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Wednesday, May 06, 2009

Ind. Decision - Charges dismissed as a result of last week's Supreme Court decision

Anna Rochelle of the Greene County Daily World has a report today on the impact of last week's (April 30th) Supreme Court decision in the case of Richard P. Wallace v. State of Indiana. Some quotes:

The case against Robert "Bobby" Patterson of Bloomfield was dismissed Tuesday after both the defense and the prosecution had filed motions in Greene Superior Court requesting the case be dropped.

Patterson was charged in late March with failure to register as a sex or violent offender, a class D felony.The 62-year-old Patterson is considered a violent offender because of his conviction on Nov. 12, 1981, of the murder of 15-year-old Kathy Sanford in Bloomfield in late January, 1980. At the age of 35, Patterson was sentenced to 40 years in prison. With "good time" credit, he completed his sentence and was released from prison in 2002.

Patterson current offense was charged under the Indiana Sex and Violent Offender Registration Act.

When this registration law was enacted, it only applied to sex offenders. In 2007, the law was amended to include violent offenders -- five years after Patterson was released from prison on the murder conviction.

Both motions for dismissal were prompted by an Indiana Supreme Court decision handed down last Thursday in a similar case involving Richard Wallace, a convicted sex offender. Patterson is a convicted violent offender. Both were required to register under Indiana law.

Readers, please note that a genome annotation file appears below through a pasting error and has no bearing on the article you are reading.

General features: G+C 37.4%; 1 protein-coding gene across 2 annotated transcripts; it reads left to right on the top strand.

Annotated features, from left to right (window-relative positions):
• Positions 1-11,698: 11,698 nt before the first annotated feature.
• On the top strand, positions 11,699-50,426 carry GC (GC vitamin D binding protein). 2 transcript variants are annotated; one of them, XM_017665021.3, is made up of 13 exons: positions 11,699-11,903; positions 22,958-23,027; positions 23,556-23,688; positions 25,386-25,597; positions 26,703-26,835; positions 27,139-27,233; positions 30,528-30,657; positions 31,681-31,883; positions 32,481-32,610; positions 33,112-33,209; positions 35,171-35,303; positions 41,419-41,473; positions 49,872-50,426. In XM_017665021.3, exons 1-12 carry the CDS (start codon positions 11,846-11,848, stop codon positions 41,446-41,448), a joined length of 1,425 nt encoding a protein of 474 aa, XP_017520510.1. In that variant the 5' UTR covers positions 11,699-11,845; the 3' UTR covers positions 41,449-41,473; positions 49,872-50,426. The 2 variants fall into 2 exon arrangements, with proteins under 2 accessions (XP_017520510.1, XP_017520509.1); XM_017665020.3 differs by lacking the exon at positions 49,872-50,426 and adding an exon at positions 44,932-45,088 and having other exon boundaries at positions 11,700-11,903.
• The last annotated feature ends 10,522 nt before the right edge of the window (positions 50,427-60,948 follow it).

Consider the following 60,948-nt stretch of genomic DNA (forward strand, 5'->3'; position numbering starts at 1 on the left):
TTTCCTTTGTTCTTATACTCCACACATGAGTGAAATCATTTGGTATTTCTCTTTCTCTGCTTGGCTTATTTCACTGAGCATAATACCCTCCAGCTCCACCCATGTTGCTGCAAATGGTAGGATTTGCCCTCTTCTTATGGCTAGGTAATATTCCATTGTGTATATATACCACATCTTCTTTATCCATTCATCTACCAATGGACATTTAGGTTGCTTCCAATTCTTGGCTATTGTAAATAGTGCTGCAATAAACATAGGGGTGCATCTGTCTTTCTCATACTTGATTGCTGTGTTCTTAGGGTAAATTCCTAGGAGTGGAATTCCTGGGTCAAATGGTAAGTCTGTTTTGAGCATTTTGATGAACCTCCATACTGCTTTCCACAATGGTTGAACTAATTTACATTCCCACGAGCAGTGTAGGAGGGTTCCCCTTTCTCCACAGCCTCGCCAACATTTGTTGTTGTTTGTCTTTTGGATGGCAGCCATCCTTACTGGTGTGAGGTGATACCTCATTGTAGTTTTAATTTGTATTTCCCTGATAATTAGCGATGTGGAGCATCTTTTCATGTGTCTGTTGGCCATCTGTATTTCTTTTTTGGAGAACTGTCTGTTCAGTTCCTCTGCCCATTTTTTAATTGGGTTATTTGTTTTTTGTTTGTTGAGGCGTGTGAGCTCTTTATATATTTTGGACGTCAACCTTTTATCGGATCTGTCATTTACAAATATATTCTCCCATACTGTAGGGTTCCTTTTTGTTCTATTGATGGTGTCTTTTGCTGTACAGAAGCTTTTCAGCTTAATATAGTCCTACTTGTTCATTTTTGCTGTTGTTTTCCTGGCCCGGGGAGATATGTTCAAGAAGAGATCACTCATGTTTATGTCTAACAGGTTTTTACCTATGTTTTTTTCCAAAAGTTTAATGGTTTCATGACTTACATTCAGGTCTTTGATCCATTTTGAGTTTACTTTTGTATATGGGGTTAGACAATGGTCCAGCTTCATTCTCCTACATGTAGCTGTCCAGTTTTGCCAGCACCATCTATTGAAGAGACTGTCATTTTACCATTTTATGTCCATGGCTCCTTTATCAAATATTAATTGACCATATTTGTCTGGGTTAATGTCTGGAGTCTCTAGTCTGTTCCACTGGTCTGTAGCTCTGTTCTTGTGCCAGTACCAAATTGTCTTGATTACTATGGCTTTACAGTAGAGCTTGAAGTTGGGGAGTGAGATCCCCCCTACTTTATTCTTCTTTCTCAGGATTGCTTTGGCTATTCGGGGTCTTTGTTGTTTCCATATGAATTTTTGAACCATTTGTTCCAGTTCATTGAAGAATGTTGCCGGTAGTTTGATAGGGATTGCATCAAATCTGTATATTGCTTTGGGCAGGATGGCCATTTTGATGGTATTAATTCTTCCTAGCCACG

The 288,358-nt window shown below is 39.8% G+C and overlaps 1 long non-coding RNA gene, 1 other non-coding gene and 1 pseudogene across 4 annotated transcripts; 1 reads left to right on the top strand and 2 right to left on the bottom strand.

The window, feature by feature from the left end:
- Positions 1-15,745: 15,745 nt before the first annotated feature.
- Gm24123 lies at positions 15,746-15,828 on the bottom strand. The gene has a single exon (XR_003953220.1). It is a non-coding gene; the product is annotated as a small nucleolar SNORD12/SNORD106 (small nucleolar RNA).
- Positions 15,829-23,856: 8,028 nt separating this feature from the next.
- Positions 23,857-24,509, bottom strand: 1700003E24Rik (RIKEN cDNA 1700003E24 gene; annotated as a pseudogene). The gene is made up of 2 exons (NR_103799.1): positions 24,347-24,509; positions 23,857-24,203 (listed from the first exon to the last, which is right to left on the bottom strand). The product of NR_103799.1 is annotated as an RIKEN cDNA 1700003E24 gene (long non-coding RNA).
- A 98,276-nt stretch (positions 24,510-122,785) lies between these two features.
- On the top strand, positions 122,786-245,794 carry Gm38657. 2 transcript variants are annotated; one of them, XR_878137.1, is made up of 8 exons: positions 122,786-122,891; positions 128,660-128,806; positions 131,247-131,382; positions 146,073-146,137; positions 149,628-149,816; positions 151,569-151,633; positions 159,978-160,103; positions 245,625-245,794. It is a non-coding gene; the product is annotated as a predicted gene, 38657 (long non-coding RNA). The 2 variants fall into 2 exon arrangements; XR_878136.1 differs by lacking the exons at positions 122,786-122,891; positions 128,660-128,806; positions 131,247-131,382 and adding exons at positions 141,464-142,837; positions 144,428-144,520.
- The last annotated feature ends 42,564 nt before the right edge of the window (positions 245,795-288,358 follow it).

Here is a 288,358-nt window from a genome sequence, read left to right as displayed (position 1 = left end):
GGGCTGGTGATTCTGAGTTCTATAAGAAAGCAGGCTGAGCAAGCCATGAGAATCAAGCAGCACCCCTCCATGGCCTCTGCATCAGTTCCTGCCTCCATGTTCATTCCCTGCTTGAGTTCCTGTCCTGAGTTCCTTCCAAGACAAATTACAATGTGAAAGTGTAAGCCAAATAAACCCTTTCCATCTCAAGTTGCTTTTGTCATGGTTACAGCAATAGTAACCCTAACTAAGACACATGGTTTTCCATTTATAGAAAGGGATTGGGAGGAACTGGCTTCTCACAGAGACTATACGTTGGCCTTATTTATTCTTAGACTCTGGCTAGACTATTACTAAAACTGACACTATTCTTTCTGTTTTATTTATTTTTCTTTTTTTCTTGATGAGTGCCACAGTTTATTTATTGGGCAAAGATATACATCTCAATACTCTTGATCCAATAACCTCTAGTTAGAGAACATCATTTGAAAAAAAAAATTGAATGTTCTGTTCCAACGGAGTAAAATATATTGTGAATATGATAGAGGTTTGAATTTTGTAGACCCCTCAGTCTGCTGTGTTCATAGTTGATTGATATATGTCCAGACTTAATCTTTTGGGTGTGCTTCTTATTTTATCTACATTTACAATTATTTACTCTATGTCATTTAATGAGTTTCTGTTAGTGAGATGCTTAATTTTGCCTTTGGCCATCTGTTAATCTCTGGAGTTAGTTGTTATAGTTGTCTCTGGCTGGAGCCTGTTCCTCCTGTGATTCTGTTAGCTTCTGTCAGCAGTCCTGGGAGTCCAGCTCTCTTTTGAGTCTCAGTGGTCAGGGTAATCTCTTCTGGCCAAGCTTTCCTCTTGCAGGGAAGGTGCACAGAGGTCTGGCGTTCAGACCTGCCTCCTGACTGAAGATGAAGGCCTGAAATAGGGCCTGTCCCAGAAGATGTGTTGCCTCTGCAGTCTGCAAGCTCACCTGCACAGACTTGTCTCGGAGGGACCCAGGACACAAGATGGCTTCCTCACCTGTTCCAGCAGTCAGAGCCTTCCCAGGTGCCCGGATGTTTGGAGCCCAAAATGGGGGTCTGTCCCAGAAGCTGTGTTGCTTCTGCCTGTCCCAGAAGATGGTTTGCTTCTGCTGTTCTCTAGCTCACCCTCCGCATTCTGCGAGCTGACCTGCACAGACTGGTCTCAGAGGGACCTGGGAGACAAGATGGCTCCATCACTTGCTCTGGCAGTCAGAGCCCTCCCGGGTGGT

In both cases, they were charged, convicted and had served their sentence for their crime before the requirement for them to register was enacted. In Wallace's case, it was the requirement to register as a sex offender, in Patterson's, as a violent offender.

The defense motion to dismiss pointed out, "The Indiana Constitution provides that 'no ex post facto law ... shall ever be passed.'""Ex post facto" is a Latin term for "after the fact." A general explanation of an ex post facto law is a law that is retroactive, or that changes the consequences of a crime after the crime was committed.

In the Wallace case, he had already completed a sentence for child molesting before the Act was enacted. When the decision was made last Thursday, the court said Wallace's conviction violated the state constitution's prohibition of retroactive laws. * * *

The first motion to dismiss the Patterson case was filed Monday morning by Greene County Public Defender Alan Baughman who was appointed to represent Patterson.

The defense motion contended that the law under which Patterson has been charged, the Indiana Sex and Violent Offender Registration Act, subjected him to punishment which is prohibited under the Indiana Constitution.

The second motion was filed Tuesday by Greene County Deputy Prosecutor Cheryl Jackson-Stone.

The state's motion requested the court dismiss the case for the reason that it cannot proceed with prosecution due to the recent Indiana Supreme Court decision in Wallace v. State.

On Tuesday morning, Prosecutor Jarrod Holtsclaw said he had read the Wallace decision.

"We have no choice," said Holtsclaw. "The Indiana Supreme Court does have the final say on Indiana laws. Unless it's taken to the United States Supreme Court, we have to abide by the Indiana Supreme Court's decision." * * *

Holtsclaw said most people in Indiana's judicial arena have been waiting on this decision for quite some time.

Not only does the ruling affect the Patterson case, but it is expected to affect many other cases in the state.

"This could affect hundreds, maybe thousands, of other cases. We're trying to see how many other cases in Greene County will be affected. I've asked the Public Defender's Office to take a look at other cases," said Holtsclaw.

Posted by Marcia Oddi on May 6, 2009 08:25 AM
Posted to Ind. Sup.Ct. Decisions | Ind. Trial Ct. Decisions